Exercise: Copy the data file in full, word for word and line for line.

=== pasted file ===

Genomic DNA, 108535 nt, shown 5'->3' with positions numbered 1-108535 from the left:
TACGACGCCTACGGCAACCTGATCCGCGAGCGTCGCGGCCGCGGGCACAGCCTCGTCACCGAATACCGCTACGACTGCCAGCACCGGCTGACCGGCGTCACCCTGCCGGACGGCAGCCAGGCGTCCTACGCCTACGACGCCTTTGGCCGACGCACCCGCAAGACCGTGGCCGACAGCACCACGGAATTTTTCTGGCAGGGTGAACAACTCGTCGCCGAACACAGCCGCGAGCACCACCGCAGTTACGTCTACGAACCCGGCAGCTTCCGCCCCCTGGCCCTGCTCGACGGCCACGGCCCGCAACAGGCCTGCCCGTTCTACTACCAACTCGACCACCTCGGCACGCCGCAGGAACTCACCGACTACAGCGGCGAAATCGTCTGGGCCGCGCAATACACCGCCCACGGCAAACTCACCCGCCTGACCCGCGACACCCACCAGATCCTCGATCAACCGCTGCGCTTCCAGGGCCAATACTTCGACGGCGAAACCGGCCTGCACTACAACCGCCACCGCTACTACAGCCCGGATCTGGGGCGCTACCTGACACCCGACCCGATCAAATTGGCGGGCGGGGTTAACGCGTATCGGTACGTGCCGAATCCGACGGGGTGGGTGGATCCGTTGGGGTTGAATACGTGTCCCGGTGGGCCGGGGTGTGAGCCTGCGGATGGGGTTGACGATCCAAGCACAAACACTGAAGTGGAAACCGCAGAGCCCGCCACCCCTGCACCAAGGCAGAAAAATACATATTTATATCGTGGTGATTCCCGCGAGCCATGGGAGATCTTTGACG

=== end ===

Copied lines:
Genomic DNA, 108535 nt, shown 5'->3' with positions numbered 1-108535 from the left:
TACGACGCCTACGGCAACCTGATCCGCGAGCGTCGCGGCCGCGGGCACAGCCTCGTCACCGAATACCGCTACGACTGCCAGCACCGGCTGACCGGCGTCACCCTGCCGGACGGCAGCCAGGCGTCCTACGCCTACGACGCCTTTGGCCGACGCACCCGCAAGACCGTGGCCGACAGCACCACGGAATTTTTCTGGCAGGGTGAACAACTCGTCGCCGAACACAGCCGCGAGCACCACCGCAGTTACGTCTACGAACCCGGCAGCTTCCGCCCCCTGGCCCTGCTCGACGGCCACGGCCCGCAACAGGCCTGCCCGTTCTACTACCAACTCGACCACCTCGGCACGCCGCAGGAACTCACCGACTACAGCGGCGAAATCGTCTGGGCCGCGCAATACACCGCCCACGGCAAACTCACCCGCCTGACCCGCGACACCCACCAGATCCTCGATCAACCGCTGCGCTTCCAGGGCCAATACTTCGACGGCGAAACCGGCCTGCACTACAACCGCCACCGCTACTACAGCCCGGATCTGGGGCGCTACCTGACACCCGACCCGATCAAATTGGCGGGCGGGGTTAACGCGTATCGGTACGTGCCGAATCCGACGGGGTGGGTGGATCCGTTGGGGTTGAATACGTGTCCCGGTGGGCCGGGGTGTGAGCCTGCGGATGGGGTTGACGATCCAAGCACAAACACTGAAGTGGAAACCGCAGAGCCCGCCACCCCTGCACCAAGGCAGAAAAATACATATTTATATCGTGGTGATTCCCGCGAGCCATGGGAGATCTTTGACG